Back Bay

10 stories
Boston's Latest Fashion Experiment
A first look inside Ministry of Supply's Newbury Street pop-up shop
MoS h1
On Friday, local fashion technology company Ministry of Supply is officially opening up a pop-up shop at 299 Newbury Street in the Back Bay. Calling the store, H1, after the idea of an "alternate hypothesis", the company plans to run its experimental store through the summer. Read More
Line of Life
Harvard i-lab project joins with MIT CoLab artist for community-sourced Back Bay mural
Image from Ernest M. English's website
Starting at 11 a.m. on Monday, Ernest M. English, an artist based out of MIT's Community Innovation Lab, will be unveiling an enormous canvas that will hang by the Boylston Street entrance to the Prudential Center. However, in the morning, the piece of urban art will be far different than the piece that will eventually be displayed prominently in the Back Bay.  Read More
Growing room
Wayfair getting more space, needs a sign
Wayfair's founders Niraj Shah and Steve Conine

This morning, Wayfair, the Boston-based online furniture retailer, announced that it has added 170,000 square feet to its upcoming lease in The Offices at Copley Place.

The additional office space more than doubles the original square footage Wayfair anticipated needing for its expected move in June. Last spring, the company announced that it was leasing 105,000 square feet from Simon Property Group, Inc., for a summer 2014 move out of the tower at 177 Huntington Avenue, a space that is part of the Christian Science complex. Wayfair's new office space will now be 275,000 square feet, about three times the size of its current headquarters. Read More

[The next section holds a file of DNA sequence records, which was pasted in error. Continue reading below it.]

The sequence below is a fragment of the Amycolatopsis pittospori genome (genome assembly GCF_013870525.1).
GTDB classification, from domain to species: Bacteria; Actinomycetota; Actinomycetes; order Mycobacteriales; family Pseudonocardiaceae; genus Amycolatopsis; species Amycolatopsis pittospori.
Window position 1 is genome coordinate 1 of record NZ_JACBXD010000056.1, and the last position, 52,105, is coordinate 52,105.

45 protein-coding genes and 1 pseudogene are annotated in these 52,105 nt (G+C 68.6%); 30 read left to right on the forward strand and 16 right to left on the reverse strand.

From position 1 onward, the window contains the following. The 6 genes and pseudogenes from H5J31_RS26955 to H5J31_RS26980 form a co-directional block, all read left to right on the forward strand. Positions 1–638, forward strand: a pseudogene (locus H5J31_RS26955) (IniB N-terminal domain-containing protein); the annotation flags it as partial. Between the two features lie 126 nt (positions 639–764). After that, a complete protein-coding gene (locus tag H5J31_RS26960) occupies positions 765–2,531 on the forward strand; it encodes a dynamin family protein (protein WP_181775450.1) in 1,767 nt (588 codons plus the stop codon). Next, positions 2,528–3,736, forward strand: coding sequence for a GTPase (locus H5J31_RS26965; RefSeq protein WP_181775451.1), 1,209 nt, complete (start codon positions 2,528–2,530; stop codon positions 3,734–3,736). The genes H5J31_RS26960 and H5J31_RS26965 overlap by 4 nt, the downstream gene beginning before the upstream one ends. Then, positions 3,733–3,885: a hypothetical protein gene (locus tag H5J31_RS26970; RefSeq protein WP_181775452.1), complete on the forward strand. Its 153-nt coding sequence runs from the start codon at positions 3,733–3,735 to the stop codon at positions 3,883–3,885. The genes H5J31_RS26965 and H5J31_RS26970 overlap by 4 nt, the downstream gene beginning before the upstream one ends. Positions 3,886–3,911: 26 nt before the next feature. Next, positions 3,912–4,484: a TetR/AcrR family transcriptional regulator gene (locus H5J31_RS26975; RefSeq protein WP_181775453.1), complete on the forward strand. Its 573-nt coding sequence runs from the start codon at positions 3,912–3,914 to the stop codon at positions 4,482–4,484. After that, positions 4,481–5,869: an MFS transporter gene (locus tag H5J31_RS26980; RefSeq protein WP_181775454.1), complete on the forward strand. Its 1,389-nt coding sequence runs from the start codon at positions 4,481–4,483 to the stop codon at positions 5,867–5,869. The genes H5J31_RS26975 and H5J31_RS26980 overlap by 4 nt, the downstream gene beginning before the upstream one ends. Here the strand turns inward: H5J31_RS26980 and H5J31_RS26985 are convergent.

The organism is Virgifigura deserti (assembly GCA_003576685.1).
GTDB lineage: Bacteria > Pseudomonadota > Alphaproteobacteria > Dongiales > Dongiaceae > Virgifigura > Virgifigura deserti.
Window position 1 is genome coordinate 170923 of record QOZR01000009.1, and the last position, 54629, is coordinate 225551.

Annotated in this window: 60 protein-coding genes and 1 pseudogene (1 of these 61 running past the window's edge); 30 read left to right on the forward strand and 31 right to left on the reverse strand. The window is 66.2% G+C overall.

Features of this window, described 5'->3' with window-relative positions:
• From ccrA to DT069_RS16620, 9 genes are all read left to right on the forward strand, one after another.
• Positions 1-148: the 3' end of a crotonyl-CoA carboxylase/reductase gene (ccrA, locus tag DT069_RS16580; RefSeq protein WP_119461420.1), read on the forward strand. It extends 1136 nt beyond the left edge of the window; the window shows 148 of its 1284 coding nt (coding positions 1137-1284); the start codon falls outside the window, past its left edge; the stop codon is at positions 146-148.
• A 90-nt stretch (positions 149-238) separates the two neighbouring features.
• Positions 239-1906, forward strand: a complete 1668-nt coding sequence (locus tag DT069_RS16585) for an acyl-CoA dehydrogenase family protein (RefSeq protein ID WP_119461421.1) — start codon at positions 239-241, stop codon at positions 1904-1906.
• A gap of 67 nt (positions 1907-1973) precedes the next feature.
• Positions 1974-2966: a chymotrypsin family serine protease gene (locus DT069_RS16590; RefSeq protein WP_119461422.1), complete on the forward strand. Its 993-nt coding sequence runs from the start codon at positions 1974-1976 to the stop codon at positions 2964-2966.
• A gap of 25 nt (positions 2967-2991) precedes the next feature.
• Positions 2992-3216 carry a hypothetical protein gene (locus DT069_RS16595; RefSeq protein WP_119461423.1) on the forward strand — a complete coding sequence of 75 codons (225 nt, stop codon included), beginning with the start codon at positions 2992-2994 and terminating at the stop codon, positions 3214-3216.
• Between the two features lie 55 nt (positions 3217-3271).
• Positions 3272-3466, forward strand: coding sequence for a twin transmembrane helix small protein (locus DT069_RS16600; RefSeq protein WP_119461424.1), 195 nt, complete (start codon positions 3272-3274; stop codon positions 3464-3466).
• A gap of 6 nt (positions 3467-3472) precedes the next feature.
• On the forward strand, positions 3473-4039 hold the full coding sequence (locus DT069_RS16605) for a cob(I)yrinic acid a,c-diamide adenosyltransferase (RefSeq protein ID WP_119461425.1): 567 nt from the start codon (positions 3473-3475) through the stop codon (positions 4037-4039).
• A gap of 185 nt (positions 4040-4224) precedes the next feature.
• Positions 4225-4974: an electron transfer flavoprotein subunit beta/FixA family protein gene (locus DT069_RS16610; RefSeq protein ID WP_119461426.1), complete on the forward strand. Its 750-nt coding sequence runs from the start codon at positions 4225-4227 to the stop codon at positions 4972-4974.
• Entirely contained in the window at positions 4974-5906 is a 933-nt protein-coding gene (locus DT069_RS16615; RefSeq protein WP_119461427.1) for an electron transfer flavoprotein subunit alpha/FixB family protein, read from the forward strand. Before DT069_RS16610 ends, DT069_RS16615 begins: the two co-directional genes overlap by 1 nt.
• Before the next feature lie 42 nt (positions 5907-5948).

Bumps on the road to an IPO?
As Karmaloop seeks to raise next round, it stretches some vendor payments and shutters underperforming sites
Karmaloop CEO Greg Selkoe.
Hipster apparel merchant Karmaloop has been one of Boston's rare consumer e-commerce hits: the company, founded in a Jamaica Plain basement in 2000, booked $165 million in sales last year, according to CEO Greg Selkoe. And the company's headquarters have progressively taken over the inside of what was once the landmark Shreve Crump & Low jewelry store in Back Bay, where it employs almost 200 people. Read More
Makers on Main Street
New storefronts across Boston let you build your own product
Newbury Makerbot (1)

There was quite an interesting scene taking place recently at Makerbot’s Newbury Street store, as the 3D printing company held a printing workshop for children.

A seven-year old named Victor could be observed manipulating shapes with a 3D modelling software program. He chooses red blocks, adjusts the dimensions, and then pieces them together. A Makerbot employee assigned to oversee the children’s work takes a look at Victor’s creation.

“That’s a good looking robot,” he says.

“It’s actually a Minecraft person,” Victor replies, as he rotates the model into clear view. Read More